When NASA slammed a robotic probe into a small asteroid 11 million kilometres away from Earth, Toronto middle-schooler Arushi Nath was watching—and she had a plan. the Grade eight student designed code that would take a simple telescope image of a space rock and spit out crucial information about it. Now, she’ll be representing Canada at the EU Contest for Young Scientists.

How do you even do that? I knew that if I wanted to find the physical properties of an asteroid, I needed images of it. The asteroid that NASA hit, Dimorphos, was orbiting another larger one, Didymos. So, I had to take images of both, before, during and after the NASA impact. That was a steep learning curve. I wrote research proposals to telescopes located all around the world—Australia, Chile, Canada and the U.S.—to get observing time. I managed to access seven different telescopes, from which I took 55 hours’ worth of images. Then, I started thinking about how to analyze them. Among other things, I was able to measure the orbit of the smaller asteroid. I found that it sped up after NASA hit it, proving that the deflection was successful.

Let’s say an asteroid is hurtling toward Earth. How would we use your algorithm to stop it? Our ultimate goal would be to knock it off its course, so that it actually misses. To do that, we would need to know everything about it: how fast it rotates, if it has a moon, what it’s made of, and so on. That’s what my algorithm can calculate. Then, we’d choose between two options. Either we hit it with a spacecraft to deflect it, or, if we still need more info, we send a spacecraft to orbit it—but that would only work if we have 30 or 40 years to prepare.

You’ve said that you want to “turn every citizen scientist into a planetary defender.” Yes. My goal is to get people around the world to use their own telescopes to analyze asteroids. The problem used to be that amateur astronomers and citizen scientists didn’t have a way to contribute to planetary defence. So, I’ve made my algorithms open-source to fix that.

I have to ask—when do you find time to do all this? Just after school hours.

Advertisement

Is this fun for you, or does it feel like work? Right now, it’s just for fun. I’m still in middle school, so I have a lot of time on my hands. I try to use it on stuff I’m really passionate about. I also play the piano, do water polo and rock climb. And I’m part of my school’s robotics club.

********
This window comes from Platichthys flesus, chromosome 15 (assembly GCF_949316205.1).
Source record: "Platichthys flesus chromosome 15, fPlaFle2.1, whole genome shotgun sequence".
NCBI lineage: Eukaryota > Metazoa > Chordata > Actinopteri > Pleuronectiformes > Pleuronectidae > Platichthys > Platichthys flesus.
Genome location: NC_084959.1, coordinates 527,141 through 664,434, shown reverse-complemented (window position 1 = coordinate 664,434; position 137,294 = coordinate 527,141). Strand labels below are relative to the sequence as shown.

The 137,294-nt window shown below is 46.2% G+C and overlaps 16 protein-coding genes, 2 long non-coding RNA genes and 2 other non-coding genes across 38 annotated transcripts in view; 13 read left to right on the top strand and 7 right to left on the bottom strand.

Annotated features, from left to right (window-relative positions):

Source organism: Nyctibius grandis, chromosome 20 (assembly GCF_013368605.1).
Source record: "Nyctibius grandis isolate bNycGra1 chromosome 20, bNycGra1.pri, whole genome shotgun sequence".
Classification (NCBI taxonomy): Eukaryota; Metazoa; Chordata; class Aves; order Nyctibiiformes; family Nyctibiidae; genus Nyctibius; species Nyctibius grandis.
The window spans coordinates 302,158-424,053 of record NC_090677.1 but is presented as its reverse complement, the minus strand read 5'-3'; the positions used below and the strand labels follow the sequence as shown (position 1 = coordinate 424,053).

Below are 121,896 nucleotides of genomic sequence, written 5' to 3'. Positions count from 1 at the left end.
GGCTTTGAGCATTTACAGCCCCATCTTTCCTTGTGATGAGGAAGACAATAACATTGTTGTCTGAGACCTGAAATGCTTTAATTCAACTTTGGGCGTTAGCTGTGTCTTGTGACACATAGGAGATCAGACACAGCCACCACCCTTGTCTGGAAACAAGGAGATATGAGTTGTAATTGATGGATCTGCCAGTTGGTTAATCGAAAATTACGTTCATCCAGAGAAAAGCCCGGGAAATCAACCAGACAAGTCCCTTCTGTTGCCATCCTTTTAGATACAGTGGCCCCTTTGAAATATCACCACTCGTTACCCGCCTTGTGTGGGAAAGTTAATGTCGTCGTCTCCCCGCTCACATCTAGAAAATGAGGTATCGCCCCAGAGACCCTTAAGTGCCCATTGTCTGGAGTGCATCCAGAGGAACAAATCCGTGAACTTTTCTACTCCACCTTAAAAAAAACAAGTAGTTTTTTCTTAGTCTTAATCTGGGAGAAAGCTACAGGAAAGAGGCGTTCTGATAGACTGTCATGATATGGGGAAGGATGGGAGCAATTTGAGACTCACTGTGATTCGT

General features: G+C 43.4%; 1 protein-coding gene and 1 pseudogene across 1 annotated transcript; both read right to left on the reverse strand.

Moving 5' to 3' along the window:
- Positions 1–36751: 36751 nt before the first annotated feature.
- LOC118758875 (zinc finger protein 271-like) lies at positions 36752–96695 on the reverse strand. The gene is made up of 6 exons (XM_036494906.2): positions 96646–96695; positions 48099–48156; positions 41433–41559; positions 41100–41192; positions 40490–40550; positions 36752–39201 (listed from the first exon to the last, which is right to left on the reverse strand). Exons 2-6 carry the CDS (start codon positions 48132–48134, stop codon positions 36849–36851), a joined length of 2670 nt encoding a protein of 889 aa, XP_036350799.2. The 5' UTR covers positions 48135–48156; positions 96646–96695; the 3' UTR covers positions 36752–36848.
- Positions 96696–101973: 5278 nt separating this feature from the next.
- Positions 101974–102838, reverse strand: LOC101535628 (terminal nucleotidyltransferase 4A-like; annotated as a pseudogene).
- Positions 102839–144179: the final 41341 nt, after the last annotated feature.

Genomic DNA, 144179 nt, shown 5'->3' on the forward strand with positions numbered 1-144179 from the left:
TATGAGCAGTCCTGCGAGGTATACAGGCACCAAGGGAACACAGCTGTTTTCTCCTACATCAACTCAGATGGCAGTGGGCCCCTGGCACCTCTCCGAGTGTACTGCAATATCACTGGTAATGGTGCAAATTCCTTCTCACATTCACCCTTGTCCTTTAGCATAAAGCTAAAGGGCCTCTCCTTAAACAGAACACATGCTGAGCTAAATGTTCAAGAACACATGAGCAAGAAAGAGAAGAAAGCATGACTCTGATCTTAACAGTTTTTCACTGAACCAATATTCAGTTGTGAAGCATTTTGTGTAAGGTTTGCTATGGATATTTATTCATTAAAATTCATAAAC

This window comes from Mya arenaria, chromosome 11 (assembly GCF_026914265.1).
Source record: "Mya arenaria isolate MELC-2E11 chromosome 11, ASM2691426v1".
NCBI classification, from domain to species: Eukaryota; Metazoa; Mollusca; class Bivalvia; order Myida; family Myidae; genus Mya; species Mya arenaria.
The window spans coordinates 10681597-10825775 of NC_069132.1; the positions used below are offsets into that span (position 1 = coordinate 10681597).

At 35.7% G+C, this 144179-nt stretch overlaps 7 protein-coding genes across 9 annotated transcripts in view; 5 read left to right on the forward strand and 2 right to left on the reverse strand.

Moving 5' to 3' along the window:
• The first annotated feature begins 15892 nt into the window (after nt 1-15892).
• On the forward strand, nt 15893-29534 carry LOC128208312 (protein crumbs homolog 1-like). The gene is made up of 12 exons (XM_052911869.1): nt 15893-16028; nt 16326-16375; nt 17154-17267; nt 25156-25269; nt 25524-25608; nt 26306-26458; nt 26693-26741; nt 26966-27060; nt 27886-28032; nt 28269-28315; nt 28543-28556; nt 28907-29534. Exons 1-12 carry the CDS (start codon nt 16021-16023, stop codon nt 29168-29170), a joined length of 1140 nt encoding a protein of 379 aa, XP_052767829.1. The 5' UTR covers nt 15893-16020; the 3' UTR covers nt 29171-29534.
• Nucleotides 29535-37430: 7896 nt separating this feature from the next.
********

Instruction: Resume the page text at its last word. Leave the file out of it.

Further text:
Do you ever mesh your other hobbies with the space stuff? Yes. I once turned the results of one of my experiments into a musical. In 2020, during the lockdowns, I put a scientific instrument on my balcony to measure light, sound and pollution before and after the pandemic. I ended up with several graphs and thought, Why not turn these into a musical? So, me and my brother got several musical instruments and played notes according to how high or low each point on the graph was. We actually submitted that to the NASA SpaceApps COVID-19 Challenge and became one of the top six global winners.

Do you think you’ll study space science at university when you’re older? I think so. Either aerospace or astrophysics, or maybe both.

Any other cool projects in the pipeline? Not right now, but I’m getting ready to go to Belgium this September, to represent Canada in the EU Contest for Young Scientists, which is an international science competition. I’ll be able to showcase this project there. But before then, I need to make a 10-page project report with figures, summaries and scientific documents. And I’ll need a poster!


This interview has been edited for length and clarity.

Advertisement

NEVER MISS A TORONTO LIFE STORY

Sign up for This City, our free newsletter about everything that matters right now in Toronto politics, sports, business, culture, society and more.

By signing up, you agree to our terms of use and privacy policy.
You may unsubscribe at any time.

This site is protected by reCAPTCHA and the Google Privacy Policy and Terms of Service apply.

Advertisement
Advertisement

The Latest

Inside Toronto’s explosion of bad dogs and worse owners
Deep Dives

Inside Toronto’s explosion of bad dogs and worse owners